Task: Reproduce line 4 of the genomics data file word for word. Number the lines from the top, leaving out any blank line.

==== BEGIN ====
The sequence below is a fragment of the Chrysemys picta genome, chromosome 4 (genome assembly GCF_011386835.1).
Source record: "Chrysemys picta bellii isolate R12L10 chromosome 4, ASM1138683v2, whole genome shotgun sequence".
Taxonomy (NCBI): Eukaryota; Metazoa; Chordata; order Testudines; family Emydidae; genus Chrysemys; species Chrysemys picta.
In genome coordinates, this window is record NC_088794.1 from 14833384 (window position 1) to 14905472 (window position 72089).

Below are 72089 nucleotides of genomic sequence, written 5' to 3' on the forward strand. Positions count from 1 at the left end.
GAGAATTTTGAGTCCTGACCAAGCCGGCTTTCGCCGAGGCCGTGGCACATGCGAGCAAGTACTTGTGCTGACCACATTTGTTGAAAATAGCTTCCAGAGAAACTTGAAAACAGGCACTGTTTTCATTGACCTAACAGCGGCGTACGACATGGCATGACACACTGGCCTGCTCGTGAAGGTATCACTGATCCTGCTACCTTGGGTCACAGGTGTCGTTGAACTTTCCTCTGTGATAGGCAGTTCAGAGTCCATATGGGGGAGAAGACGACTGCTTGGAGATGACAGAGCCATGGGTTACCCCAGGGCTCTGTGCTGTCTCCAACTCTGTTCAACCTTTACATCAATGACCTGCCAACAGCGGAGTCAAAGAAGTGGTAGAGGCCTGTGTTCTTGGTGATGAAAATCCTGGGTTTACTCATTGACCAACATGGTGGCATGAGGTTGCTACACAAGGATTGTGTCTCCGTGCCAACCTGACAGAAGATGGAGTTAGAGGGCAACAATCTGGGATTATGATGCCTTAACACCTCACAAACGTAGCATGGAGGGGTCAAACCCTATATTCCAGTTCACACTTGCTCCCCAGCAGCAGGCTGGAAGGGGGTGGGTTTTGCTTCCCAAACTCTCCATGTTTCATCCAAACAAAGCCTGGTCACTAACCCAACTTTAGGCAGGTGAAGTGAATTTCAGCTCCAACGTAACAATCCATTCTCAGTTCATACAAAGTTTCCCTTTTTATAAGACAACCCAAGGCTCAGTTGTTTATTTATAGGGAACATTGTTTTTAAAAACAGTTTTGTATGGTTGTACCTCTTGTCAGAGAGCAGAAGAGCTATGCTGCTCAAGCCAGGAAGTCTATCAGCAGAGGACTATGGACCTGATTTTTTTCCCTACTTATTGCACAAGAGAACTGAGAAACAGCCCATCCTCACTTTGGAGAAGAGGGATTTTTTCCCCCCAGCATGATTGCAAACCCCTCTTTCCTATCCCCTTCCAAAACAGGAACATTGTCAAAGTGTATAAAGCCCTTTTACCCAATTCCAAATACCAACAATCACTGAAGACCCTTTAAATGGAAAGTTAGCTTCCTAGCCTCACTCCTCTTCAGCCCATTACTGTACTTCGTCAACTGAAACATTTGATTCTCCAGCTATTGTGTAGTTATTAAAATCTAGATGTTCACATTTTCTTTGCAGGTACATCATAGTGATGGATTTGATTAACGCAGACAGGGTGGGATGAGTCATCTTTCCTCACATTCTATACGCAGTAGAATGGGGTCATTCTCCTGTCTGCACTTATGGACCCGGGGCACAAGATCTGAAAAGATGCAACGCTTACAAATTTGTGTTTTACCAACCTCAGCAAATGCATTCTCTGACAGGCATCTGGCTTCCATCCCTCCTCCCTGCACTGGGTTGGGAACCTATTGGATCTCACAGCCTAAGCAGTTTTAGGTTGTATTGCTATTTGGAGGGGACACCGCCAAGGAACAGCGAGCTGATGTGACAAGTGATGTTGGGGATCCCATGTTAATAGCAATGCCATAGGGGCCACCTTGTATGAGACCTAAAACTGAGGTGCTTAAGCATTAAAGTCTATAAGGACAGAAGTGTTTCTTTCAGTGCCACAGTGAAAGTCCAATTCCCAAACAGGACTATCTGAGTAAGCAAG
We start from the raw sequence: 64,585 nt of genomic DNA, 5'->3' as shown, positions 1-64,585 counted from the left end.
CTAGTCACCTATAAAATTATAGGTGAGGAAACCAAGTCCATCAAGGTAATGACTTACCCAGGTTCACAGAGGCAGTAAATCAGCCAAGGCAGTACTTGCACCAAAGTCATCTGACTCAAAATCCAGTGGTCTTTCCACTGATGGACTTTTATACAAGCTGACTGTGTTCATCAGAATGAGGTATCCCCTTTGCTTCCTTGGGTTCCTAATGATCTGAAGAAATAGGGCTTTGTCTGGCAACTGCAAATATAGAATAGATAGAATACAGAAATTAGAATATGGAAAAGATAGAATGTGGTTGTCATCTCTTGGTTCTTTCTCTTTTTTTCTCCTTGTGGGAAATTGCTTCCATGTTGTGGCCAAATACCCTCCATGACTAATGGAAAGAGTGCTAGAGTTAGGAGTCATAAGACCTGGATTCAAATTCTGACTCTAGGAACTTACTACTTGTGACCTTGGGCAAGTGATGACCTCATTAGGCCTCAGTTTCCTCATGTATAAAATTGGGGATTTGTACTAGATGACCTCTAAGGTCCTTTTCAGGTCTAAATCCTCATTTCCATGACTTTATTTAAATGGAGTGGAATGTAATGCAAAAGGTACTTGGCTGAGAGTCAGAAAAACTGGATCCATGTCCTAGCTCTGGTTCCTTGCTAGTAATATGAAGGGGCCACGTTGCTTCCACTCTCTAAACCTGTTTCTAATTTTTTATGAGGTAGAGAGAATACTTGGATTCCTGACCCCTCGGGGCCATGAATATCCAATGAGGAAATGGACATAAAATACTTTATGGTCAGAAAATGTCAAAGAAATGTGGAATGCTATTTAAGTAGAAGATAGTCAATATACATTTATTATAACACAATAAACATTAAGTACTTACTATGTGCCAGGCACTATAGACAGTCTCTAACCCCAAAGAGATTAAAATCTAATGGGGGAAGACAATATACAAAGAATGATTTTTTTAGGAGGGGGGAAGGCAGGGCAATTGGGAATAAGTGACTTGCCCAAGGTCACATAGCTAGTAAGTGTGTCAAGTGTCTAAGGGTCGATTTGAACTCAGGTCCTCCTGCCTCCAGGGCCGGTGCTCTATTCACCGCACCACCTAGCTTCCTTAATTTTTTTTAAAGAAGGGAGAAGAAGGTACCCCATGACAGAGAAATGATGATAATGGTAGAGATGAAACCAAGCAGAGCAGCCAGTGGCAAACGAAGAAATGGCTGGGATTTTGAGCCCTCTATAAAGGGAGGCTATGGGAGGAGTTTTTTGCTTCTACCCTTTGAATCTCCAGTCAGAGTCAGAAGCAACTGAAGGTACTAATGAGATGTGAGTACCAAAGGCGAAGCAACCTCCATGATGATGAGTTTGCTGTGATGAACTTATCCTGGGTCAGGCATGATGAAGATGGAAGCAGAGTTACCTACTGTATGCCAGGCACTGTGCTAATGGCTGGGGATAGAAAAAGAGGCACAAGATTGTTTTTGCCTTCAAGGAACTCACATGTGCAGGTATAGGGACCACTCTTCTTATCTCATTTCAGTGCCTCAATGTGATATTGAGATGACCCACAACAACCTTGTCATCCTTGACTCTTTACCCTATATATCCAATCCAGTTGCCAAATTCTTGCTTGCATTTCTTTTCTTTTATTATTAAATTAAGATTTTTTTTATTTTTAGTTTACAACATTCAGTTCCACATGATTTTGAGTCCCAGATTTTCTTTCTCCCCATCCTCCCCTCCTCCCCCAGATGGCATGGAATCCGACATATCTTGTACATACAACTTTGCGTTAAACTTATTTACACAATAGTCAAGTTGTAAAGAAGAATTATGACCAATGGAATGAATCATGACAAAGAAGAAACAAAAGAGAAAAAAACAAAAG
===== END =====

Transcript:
In genome coordinates, this window is record NC_088794.1 from 14833384 (window position 1) to 14905472 (window position 72089).